Greetings, ladies and gentlemen. What follows is my maiden voyage into the blogosphere, inspired by last Saturday’s epic Georgia-Georgia Tech game.
I’ve gone to almost every one of ’em in the last 25 years (the last one I didn’t make was the 1999 Sanks non-fumble game). Despite the lesser stakes that came as a result of Georgia losing to Vandy and Kentucky in the same year, I have to say that, outside of the ’97 game, this was perhaps the most satisfying one that I’ve attended. So why would a game that really wouldn’t decide any more than whether the Dawgs would have a shot at going to the Chick-Fil-A Bowl bring me so much pleasure?
Because it hurt. Painfully. So much.
There are few things worse than deluding yourself into having hope and then watching as reality yanks all hope out from under you.
Going into the game, the Jackets had everything seemingly going their way. Tech had the All-American. The top-20 ranking by the pollsters. More wins. The pending conference championship game (or, as Jim Donnan refers to it, “The World’s Smallest Outdoor Cocktail Party”). The track record that a ranked Tech team had never lost to an unranked Georgia team.
And, of course, the fourth year senior starter at quarterback. As it turned out, that was the only thing that really mattered.
Reggie Ball, Reggie Ball. Another game with Georgia, another way to lose. If the annals of this series are ever updated in Clean Old Fashioned Hate, Reggie will surely rate a chapter of his own.
Was there any doubt when Georgia Tech got the ball back after the two point conversion as to what was getting ready to happen? Hell, during the time out, they were probably organizing a betting pool in the Dawg defensive huddle as to which player would come up with the turnover.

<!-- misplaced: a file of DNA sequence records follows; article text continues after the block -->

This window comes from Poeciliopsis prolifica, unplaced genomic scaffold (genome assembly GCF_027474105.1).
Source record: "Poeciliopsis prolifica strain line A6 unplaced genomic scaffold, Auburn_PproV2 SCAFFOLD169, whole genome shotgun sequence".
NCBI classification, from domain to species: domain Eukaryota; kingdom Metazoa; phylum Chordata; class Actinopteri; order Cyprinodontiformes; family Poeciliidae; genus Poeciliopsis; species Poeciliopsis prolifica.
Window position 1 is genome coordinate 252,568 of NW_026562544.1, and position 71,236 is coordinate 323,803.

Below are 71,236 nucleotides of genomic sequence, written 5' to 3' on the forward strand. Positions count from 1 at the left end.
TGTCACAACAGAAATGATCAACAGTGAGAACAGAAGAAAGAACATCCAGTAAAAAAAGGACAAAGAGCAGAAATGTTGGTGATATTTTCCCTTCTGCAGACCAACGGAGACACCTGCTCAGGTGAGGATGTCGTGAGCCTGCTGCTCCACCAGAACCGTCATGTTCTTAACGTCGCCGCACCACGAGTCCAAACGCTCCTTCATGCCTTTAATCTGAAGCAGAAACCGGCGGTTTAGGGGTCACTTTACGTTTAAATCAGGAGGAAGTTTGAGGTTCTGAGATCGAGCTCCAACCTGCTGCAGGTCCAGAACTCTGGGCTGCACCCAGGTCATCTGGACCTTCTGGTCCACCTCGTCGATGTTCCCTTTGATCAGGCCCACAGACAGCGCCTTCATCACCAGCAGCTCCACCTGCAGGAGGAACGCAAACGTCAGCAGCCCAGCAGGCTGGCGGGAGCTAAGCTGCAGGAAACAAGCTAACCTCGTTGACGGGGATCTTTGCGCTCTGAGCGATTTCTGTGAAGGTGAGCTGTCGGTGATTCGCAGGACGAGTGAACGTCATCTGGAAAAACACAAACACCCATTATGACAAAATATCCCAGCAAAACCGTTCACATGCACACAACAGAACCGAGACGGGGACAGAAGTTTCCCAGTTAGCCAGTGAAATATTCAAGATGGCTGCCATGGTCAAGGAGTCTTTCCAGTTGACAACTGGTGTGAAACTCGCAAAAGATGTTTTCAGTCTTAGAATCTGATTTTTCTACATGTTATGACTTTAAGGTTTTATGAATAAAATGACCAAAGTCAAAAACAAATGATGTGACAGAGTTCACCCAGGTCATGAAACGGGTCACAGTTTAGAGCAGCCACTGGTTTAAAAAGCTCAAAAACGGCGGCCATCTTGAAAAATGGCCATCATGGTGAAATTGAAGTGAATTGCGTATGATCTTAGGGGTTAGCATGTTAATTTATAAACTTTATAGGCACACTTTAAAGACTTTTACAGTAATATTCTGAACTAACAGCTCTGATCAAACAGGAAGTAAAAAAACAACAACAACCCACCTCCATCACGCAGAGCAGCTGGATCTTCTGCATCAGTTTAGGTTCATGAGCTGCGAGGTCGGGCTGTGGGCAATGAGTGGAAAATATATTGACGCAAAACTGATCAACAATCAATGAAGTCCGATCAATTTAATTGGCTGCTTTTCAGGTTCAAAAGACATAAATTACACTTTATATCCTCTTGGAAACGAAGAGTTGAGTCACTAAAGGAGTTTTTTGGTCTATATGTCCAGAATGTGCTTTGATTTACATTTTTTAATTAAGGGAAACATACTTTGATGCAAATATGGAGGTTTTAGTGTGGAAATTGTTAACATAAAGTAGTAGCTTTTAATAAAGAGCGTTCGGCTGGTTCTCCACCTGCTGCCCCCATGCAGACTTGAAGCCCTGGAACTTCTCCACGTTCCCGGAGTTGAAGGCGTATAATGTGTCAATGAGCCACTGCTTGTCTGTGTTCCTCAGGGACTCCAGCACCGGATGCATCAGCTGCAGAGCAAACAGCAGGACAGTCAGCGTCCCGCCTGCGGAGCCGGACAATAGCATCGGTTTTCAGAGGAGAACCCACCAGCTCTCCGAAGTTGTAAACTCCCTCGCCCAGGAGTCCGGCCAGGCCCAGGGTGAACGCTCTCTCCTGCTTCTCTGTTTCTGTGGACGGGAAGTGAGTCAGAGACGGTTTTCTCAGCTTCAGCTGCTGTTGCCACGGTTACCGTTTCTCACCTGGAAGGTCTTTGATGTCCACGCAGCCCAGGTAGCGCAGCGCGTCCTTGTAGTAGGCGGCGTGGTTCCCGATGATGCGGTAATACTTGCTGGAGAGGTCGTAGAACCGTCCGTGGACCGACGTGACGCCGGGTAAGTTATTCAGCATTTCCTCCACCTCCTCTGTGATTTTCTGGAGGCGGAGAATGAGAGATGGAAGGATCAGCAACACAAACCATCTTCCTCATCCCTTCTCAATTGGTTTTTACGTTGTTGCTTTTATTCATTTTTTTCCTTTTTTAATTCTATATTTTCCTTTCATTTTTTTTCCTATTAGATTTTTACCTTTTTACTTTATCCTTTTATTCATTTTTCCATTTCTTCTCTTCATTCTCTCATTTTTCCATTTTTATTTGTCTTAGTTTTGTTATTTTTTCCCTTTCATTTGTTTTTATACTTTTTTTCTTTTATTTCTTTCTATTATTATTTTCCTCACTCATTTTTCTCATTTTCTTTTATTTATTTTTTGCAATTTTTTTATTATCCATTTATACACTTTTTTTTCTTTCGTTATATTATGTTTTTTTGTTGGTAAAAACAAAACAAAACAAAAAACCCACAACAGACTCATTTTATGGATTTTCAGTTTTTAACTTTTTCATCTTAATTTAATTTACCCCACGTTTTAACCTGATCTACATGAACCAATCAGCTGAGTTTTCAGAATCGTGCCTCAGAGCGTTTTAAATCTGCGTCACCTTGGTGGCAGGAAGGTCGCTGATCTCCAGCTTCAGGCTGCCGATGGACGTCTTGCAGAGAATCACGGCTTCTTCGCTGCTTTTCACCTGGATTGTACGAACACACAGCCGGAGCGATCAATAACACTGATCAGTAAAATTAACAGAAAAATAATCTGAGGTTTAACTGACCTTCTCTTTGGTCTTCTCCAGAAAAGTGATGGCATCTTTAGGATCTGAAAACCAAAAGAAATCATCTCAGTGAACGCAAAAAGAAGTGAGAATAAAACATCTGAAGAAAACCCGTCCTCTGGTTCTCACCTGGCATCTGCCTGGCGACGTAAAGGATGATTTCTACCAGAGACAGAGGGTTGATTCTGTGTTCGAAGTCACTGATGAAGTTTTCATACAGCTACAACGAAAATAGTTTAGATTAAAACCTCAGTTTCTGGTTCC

Ball’s post game “dog” quote was icing on the cake; it’s almost impossible to feel sorry for somebody who says things like that. Certainly many Jacket fans don’t, if the thread on the Tech Stingtalk board entitled “Did Reggie Ball throw the game on purpose” is any indication.
Really, if you had to pick a way for them to lose, blowing a fourth quarter lead – hey, Tenuta’s a defensive guru! – and then watching them have to put the ball back in Reggie’s hands to attempt a comeback was about as good as it gets.
My only regret from the game is that the replay of the Taylor TD showed that the officials made the right call. A blatant missed call there would have been the greatest “karma is a bitch” moment of all time.
Bottom line: Georgia’s weakest team of the Richt era was still able to take care of business against Georgia Tech’s best team during that time. Regardless of what Tech does against Wake Forest (!) in the ACCCG, this one’s left a nasty mark on the Tech psyche that ain’t going away for a while.
Six in a row.
Once again, the world spins in its properly greased groove…